Natural fracture networks exert a first-order control on the exploitation of resources such as aquifers, hydrocarbons, and geothermal reservoirs, and on environmental issues like underground gas storage and waste disposal. Fractures and the mechanical stratigraphy of layered sequences have been intensively studied to unravel the relationships between bed thickness and fracture spacing, but less attention has been paid to intrabed fracturing patterns due to the intrinsic local variability of sedimentary processes and products. Among sedimentary rocks, turbidites show great lateral and vertical variability of textural characteristics and depositional facies, which are expected to strongly influence the location and density of fractures. To better understand the contribution of stratigraphic, sedimentologic, and petrophysical properties on fracture patterns, we performed a high-resolution study on a selected stratigraphic interval of jointed foredeep turbidites in the Miocene Marnoso-Arenacea Formation (Northern Apennines, Italy). Cumulative statistical relations of field and laboratory structural, sedimentologic, and petrophysical data significantly improved when analyzed at the sedimentary facies scale. In particular, for facies recording different cross-flow (i.e., longitudinal to the paleocurrents) depositional conditions within the parent turbidity currents, we observed three-dimensional anisotropies of rock hardness (i.e., uniaxial compression) that were positively correlated with normalized fracture intensities, indicating a primary sedimentary control on fracture distribution. This type of intrabed joint distribution has crucial practical implications for the lateral prediction and evaluation of mesoscale fracture patterns in turbidite sequences.
Fracture networks impact subsurface fluid flow, including downward percolation and upward migration of groundwater, geothermal fluids, and hydrocarbons, thus playing a crucial role in environmental and energy resource issues (see, e.g., Nelson, 2001; Singhal and Gupta, 2010). Such significant societal impacts motivate the study of the factors determining fluid flow at the various scales, and in particular at the micro- and mesoscale (e.g., fracture aperture and connectivity), which are not fully covered by drilling and geophysical means, and thus, the controls on fracture nucleation, slip, propagation, mechanical closing, and sealing by mineral precipitates. Fracture-related fluid flow is critical for specific lithologies characterized by low-permeability or porosity such as massive carbonate sequences, basement rocks, and igneous intrusions, and it is equally important for dual porosity-permeability systems developed in bedded sedimentary rocks, where the bulk fluid retention-transmission is controlled by the superposition of a secondary fracture network onto a primary matrix volume, either of which can show specific porosity-permeability (see, e.g., Spence et al., 2014, and reference therein).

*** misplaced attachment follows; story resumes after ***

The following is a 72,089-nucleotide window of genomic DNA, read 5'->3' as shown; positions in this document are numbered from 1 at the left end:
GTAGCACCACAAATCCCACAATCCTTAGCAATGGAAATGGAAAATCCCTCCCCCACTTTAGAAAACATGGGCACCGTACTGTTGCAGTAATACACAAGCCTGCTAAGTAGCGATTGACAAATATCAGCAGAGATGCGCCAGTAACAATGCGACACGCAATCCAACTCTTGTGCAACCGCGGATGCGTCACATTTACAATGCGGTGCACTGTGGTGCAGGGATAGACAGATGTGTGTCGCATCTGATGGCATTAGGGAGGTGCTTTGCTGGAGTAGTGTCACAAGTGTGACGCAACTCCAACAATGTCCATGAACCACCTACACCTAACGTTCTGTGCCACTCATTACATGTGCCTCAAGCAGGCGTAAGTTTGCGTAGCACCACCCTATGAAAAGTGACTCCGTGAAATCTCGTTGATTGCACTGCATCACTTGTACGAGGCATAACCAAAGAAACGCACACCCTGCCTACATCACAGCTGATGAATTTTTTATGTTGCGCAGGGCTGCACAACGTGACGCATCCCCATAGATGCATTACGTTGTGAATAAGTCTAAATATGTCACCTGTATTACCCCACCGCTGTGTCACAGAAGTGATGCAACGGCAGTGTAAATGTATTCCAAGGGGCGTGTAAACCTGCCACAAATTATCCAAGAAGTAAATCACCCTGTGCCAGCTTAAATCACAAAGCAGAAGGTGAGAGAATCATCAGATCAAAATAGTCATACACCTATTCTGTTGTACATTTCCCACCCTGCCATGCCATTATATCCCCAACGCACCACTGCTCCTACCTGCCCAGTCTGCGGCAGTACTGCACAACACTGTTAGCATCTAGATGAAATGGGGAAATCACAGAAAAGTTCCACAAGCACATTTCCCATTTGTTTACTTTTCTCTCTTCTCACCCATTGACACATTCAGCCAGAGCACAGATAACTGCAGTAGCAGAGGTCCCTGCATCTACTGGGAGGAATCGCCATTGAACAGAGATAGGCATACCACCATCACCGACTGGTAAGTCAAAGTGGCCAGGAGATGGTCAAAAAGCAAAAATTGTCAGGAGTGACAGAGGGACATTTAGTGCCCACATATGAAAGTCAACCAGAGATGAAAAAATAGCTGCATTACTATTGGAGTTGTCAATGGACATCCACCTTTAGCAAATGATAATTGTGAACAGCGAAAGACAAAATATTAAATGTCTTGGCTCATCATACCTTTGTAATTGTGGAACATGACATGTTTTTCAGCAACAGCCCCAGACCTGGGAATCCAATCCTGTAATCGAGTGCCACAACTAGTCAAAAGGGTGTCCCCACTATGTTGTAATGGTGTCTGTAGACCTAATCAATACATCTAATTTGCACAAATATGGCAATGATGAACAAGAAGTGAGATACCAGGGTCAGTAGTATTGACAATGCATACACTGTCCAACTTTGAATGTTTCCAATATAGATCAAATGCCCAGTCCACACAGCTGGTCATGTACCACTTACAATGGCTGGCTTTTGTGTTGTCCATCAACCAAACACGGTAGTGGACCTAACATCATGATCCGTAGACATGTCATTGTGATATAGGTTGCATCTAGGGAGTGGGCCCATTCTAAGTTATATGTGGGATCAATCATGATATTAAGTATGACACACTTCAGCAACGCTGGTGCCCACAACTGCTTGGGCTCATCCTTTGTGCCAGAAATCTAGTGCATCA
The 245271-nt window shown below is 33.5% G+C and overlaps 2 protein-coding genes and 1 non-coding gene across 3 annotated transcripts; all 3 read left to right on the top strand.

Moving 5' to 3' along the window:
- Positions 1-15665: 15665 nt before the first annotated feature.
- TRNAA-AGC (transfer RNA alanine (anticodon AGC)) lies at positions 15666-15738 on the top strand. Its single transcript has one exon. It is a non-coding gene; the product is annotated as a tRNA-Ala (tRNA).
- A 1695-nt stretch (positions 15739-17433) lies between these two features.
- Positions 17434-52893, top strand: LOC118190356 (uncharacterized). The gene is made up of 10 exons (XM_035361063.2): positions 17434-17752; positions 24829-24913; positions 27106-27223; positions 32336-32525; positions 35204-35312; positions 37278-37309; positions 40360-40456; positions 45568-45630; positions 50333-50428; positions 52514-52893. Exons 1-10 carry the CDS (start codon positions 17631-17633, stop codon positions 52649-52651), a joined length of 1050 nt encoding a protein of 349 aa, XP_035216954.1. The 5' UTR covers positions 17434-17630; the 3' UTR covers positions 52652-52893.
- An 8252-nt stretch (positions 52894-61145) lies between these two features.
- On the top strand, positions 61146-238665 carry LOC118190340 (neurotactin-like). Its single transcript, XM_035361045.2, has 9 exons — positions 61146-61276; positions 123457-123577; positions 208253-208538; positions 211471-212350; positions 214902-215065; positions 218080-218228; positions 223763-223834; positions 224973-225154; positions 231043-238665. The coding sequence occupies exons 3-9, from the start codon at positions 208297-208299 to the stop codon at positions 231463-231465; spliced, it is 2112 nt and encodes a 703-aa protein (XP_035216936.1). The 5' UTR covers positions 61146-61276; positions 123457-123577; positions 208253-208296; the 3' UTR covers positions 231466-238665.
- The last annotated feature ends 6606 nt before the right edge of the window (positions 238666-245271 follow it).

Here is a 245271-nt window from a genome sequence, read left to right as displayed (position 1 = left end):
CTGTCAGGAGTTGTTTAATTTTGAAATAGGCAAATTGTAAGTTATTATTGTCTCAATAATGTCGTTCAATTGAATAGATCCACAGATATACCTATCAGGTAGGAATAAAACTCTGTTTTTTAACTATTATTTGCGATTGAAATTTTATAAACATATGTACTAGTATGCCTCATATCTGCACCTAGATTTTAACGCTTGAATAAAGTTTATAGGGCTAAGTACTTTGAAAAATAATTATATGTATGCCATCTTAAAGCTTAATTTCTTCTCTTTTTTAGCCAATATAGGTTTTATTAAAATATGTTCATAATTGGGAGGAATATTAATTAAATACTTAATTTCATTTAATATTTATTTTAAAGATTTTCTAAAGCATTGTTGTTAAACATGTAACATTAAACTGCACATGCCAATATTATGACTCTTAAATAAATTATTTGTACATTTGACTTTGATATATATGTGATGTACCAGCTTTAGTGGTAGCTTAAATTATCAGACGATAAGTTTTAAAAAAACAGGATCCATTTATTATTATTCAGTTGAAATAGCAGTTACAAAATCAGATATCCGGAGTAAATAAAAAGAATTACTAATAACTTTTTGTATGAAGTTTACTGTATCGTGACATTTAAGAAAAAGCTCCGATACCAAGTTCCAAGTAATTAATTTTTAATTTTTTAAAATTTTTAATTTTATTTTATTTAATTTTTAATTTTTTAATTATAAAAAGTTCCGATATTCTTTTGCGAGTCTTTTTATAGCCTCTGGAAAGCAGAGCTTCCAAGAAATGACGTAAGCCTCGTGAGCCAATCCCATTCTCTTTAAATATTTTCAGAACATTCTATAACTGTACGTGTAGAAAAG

Increasing numbers of studies show that fracturing in layered sedimentary rocks characterized by the vertical alternation of different lithological units, both siliciclastic and carbonate, is controlled by many factors including: (1) local to regional stress regime, (2) driving deformation mechanism (e.g., structural bending vs. hydrofracturing), (3) hydrogeological architecture, (4) the intrinsic mechanical properties of lithological units (e.g., friction coefficient, rock strength, viscosity, cohesion, etc.) and their coupling at interfaces, (5) the local to regional tectonic and lithostratigraphic setting, and (6) diagenetic processes (e.g., dissolution, cementation, compaction, and replacement; see, e.g., Pollard and Aydin, 1988; Narr and Suppe, 1991; Gross, 1993; Becker and Gross, 1996; Bai et al., 2000; Underwood et al., 2003; Barbier et al., 2012; Tan et al., 2014; Hooker and Katz, 2015; Ogata et al., 2014a, 2014b; Tavani et al., 2015, and reference therein). In particular, the rheological properties and thickness of each sedimentary bed, and the nature of the bounding surfaces (i.e., layer interfaces) define the mechanical stratigraphy of a given sedimentary succession, while the intra- and interbed fracture network geometry defines the fracture stratigraphy (Shackleton et al., 2005; Laubach et al., 2009; Savage et al., 2010; Barbier et al., 2012; Hooker et al., 2013; Gale et al., 2014). In particular, Laubach et al. (2009) pointed out the possible incremental differentiation between mechanical and fracture stratigraphy due to the evolution of rock properties during diagenesis and deformation.
Studies on well-bedded sedimentary sequences show the importance of well-developed, systematic mechanical stratigraphy in the first-order definition of fracture patterns, due to the regular alternation of relatively “rheologically homogeneous” beds separated by weaker (soft) interlayers (Ladeira and Price, 1981; Corbett et al., 1987; Narr and Suppe, 1991; Ruf et al., 1998; Wennberg et al., 2006; Tavani et al., 2008; Strijker et al., 2012). At smaller scale, studies focusing on internally heterogeneous shallow-marine carbonates and siliciclastic eolian sandstones indicated a “facies” rather than “bedding” control on fracture patterns, highlighting how the (primary) sedimentary structures deeply influence second-order fracturing (Ortega et al., 2010; Storti et al., 2011; Barbier et al., 2012; Deng et al., 2015).